How are Exotic Nutrition Diets Made?

The majority of Exotic Nutrition foods are a compressed pellet or extruded kibble. This means the ingredients used in our foods, including grains, proteins, fats, vitamins, minerals, fruits, vegetables etc., are initially mixed together in large mixing bins with an auger then put through a pelleting machine. In this process, the pellets are formed from the exact ingredients provided. This finished compressed pellet contains an extremely large amount of nutrition per volume. An extruded "kibble" or "cereal" is different than a pellet. Extrusion processing is a manufacturing method that involves cooking the food into a dry kibble form which results in a less dense, but more consistent product. Here at Exotic Nutrition, we make both pellet and kibble diets.

With all of this said, we still offer non-pellet diets and supplements for those who wish to continue making homemade diets, read more about the sugar glider HPW diet here


The Myth That Corn is Good


Like anything else, there are low-quality pet diets and high-quality pet diets. Some companies throw together the cheapest food that they can make which ends up with low-quality ingredients and nutritional deficiencies. Some companies sell sugar glider food that has corn at the top of the ingredient label - but is it really nutritional? It's widely agreed that corn is okay as an occasional treat, but it certainly is not a nutritious staple for any animal. So why would anyone feed a corn-based diet to their pet?  Simply because it's a cheap and tasty ingredient. Companies that advertise corn as a "nutritional" ingredient are providing a gross misrepresentation of the facts. Products which rely on corn are typically priced lower to target price sensitive customers, which is completely understandable. On the other hand, you may see some pet foods priced very high with corn as the main ingredient. For example, two of the most expensive sugar glider foods available- Pocket Pets Glide-R-Chow and Critter Love Fruity Kibble- are both made with corn as the main ingredient. This is just a simple case of price gouging and greed at the expense of the sugar glider. 

corn in bowl

Corn is more often than not genetically modified, and although many people call corn a vegetable, it is actually a grain, which provide starchy carbohydrates. It converts to sugar in the body, which has a negative effect on your pet. Sugar puts stress on the organs and causes GI tract upset. Corn is basically used to dilute the ingredients found in many processed pet foods and make them less expensive for the manufacturer and the consumer. By spending a little bit more time researching the ingredients in your pet food, you can provide much more in terms of protein, nutritional benefits and overall health. Biological value is a scientific method of determining how protein is utilized after it’s ingested and can be put on a scale from one to one hundred. Protein from eggs or soy are much higher in nutritional value compared to corn. Although corn can provide some protein, this protein does not contain all necessary amino acids and is not nearly as bioavailable as any animal source, such as chicken or eggs. In a nutshell, corn makes any pet food you find it is less expensive to produce. And it does this by diluting a recipe’s more costly, high-quality ingredients. Although pets can survive on corn-based food, these products are not biologically appropriate. We recommend a sugar glider diet made primarily of quality ingredients like animal-protein (chicken, eggs, pork), insect-protein or soy-protein that is supplemented with fruits, vegetables and saps (acacia gum).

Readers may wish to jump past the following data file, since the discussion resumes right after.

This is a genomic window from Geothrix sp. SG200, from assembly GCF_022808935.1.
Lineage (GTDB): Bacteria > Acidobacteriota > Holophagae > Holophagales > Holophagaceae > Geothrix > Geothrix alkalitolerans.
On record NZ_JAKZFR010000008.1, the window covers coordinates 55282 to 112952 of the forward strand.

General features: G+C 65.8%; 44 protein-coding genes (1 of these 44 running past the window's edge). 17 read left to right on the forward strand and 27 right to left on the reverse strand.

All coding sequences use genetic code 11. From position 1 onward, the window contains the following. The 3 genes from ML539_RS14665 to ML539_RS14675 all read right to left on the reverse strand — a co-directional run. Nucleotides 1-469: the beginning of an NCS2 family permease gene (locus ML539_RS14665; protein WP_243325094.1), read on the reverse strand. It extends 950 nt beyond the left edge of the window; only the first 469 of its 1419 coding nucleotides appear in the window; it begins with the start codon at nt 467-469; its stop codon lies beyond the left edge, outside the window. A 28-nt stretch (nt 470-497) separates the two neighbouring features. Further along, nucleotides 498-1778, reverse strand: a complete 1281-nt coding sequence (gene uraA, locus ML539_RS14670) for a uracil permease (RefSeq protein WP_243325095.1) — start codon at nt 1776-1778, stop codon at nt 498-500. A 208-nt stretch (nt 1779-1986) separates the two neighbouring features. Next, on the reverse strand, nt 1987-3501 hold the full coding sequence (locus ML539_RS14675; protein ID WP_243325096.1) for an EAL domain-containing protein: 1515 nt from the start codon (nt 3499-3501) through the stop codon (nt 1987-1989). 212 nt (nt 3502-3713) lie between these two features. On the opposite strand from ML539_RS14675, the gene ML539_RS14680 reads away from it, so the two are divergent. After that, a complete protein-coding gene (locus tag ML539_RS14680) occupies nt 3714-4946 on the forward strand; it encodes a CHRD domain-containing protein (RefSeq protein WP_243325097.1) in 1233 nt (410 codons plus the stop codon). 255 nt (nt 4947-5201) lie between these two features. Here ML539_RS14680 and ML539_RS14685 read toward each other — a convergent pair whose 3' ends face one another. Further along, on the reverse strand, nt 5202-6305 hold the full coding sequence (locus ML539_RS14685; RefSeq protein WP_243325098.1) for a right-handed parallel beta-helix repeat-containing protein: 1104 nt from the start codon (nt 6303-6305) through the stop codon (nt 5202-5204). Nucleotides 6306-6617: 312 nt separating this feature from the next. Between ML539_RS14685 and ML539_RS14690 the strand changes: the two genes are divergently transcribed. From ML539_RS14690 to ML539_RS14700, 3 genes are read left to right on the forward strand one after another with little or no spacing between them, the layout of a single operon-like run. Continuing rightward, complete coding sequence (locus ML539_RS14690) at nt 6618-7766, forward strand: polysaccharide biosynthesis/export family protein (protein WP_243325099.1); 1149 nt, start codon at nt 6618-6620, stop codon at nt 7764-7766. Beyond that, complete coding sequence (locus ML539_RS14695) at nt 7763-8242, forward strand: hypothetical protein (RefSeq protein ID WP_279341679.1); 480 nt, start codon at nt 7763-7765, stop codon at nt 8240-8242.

Be wary of companies that try to sell you large volumes of food or supplements (180 day supply) all at once. The nutrients in food and supplements with denature over time, meaning they will lose their nutritional value. This is not a very logical feeding method to say the least. Here at Exotic Nutrition, we recommend purchasing food in small portions (4-8 weeks supply), for optimal freshness and quality.  


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Please Note: Exotic Nutrition is not able to provide specific health and care guidelines on an individual basis. Please contact an accredited veterinarian if you have a pet emergency.